• FIG. 6 is an illustrative block diagram of a second motor control system 602 with reinforced isolation in accordance with some embodiments. Differences between the first and second motor control systems 202, 602 will be explained. Components of the second motor control system 602 that are the same as those of the first motor control system 202 will not be explained again. In the second motor control system 602, the current control loop circuit block 222 is disposed in the first power domain 204. A first functional isolation barrier indicated by blocks 604, is disposed on signal lanes that couple signals between the current control loop circuit block 222 and the DC link 212, drive stage 214 and motor 216. It will be understood that functional isolation handles situations such as voltage translation from low voltage control circuits to higher voltage drive circuits. Since the current control loop circuit block 222 is in the same power domain as the DC link 212, drive stage 214 and motor 216, functional isolation is sufficient. It is noted that reinforced isolation ordinarily can also handle voltage translation as functional isolation can do. In addition, a reinforced isolation barrier indicated by block 606, which in some embodiments includes SPI or LVDS isolation interface, is disposed on signal lanes that couple signals between the current control loop 222 and the speed/position control loop 224. This isolation barrier is typically designed to the standards of reinforced isolation for high voltage systems. With the placement of the current control loop 222 with the first isolation domain 204, this system architecture allows multi-axis motor control by connecting multiple instantiations of the first isolation domain 204, 204 a, etc., to the processor or FPGA on the second isolation domain ISO-1 206. The connections between the speed/position control loop 224 and multiple instances of the current control loop 222, 222 a, etc. (only one shown) are handled by the multiple instances of the interface block 606, 606 a, etc., (only one shown) disposed on signal lanes that couple signals between components handling the current control loop instances 222, 222 a, etc. and the position/speed control loop 224.
  • FIG. 7 is an illustrative block diagram of a third motor control system 702 with reinforced isolation in accordance with some embodiments. Differences between the first and third motor control systems 202, 702 will be explained. Components of the third motor control system 702 that are the same as those of the first motor control system 202 will not be explained again. In the third motor control system 702, the PHY device or a switching PHY device 230 and a first MAC function circuit 228-1 are disposed within the third power domain 208. A media independent interface 748 is operatively disposed between the PHY device or switching PHY device 230 and the MAC 228-1. A second MAC function circuit 228-2 is integrated within the communication block 226, which is disposed within the second power domain 206. A communication and control channel 704 between the first MAC function circuit 228-1 and the second MAC function circuit 228-2 includes a reinforced isolation barrier 704. In some embodiments, this reinforced isolation barrier 704 includes SPI and/or LVDS isolation represented by block 706 disposed on signal lanes that couple signals between components in the first MAC function circuit 228-1 and the second MAC function circuit 228-2. Other embodiments dispose the two power domains using a circuitry as interface circuit 248 shown in FIG. 3. Reinforced isolation circuitry in SPI and/or LVDS transceivers includes transformers for galvanic isolation together with isolation material layers that are thick enough to provide reinforced isolation as described above.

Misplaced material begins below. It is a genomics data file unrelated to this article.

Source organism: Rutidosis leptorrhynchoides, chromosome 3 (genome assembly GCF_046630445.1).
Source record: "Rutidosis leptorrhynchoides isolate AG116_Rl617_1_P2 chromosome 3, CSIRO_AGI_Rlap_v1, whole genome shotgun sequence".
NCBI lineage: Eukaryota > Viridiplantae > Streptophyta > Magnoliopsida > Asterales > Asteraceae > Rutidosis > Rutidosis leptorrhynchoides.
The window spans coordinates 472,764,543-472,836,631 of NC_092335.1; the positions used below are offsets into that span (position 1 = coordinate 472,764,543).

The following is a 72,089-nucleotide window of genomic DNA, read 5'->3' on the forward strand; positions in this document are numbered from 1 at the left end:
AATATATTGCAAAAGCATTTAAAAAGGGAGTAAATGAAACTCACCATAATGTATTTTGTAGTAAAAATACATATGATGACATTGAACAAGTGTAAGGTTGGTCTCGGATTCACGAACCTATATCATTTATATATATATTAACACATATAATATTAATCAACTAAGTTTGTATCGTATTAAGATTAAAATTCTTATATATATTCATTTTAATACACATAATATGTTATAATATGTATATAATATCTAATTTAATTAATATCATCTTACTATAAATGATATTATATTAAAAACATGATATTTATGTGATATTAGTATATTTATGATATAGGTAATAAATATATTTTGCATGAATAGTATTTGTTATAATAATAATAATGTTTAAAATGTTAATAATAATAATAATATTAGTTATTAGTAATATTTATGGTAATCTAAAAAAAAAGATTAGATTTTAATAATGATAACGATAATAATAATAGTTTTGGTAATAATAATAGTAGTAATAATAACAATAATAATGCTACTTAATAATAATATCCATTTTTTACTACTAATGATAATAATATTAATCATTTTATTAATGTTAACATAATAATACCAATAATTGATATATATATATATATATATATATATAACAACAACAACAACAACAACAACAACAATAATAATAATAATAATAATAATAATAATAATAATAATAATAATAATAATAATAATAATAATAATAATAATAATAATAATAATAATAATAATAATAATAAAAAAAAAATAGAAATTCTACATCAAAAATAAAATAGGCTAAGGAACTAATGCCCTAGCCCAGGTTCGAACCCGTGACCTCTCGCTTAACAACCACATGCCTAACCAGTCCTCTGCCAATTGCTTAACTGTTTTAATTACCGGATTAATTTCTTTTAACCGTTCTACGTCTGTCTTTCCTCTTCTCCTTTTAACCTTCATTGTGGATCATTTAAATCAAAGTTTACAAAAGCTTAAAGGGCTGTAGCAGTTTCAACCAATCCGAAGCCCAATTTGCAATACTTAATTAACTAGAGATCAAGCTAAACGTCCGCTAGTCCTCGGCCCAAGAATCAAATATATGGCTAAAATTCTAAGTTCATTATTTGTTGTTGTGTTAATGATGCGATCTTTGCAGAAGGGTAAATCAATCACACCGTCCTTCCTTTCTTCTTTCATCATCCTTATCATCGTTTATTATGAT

• FIG. 8 is an illustrative block diagram of a fourth motor control system 802 with reinforced isolation in accordance with some embodiments. Differences between the fourth motor control system 802 and the third motor control systems 202, 602, 702 will be explained. Components of the fourth motor control system 802 that are the same as those of the first, second or third motor control systems 202, 602, 702 will not be explained again. Due to placement of the current control loop 222 with the first isolation domain 204, this system architecture allows multi-axis motor control by connecting multiple instantiations of the first isolation domain 204, 204 a, etc., to the processor or FPGA on the second isolation domain ISO-1 206. The connections between the speed/position control loop 224 and multiple instances of the current control loop 222, 222 a, etc. (only one shown) are handled by multiple instances of the interface block 606, 606 a, etc., (only one shown) disposed on signal lanes that couple signals between the components handling the current control loop 222, 222 a, etc. and the position/speed control loop 224.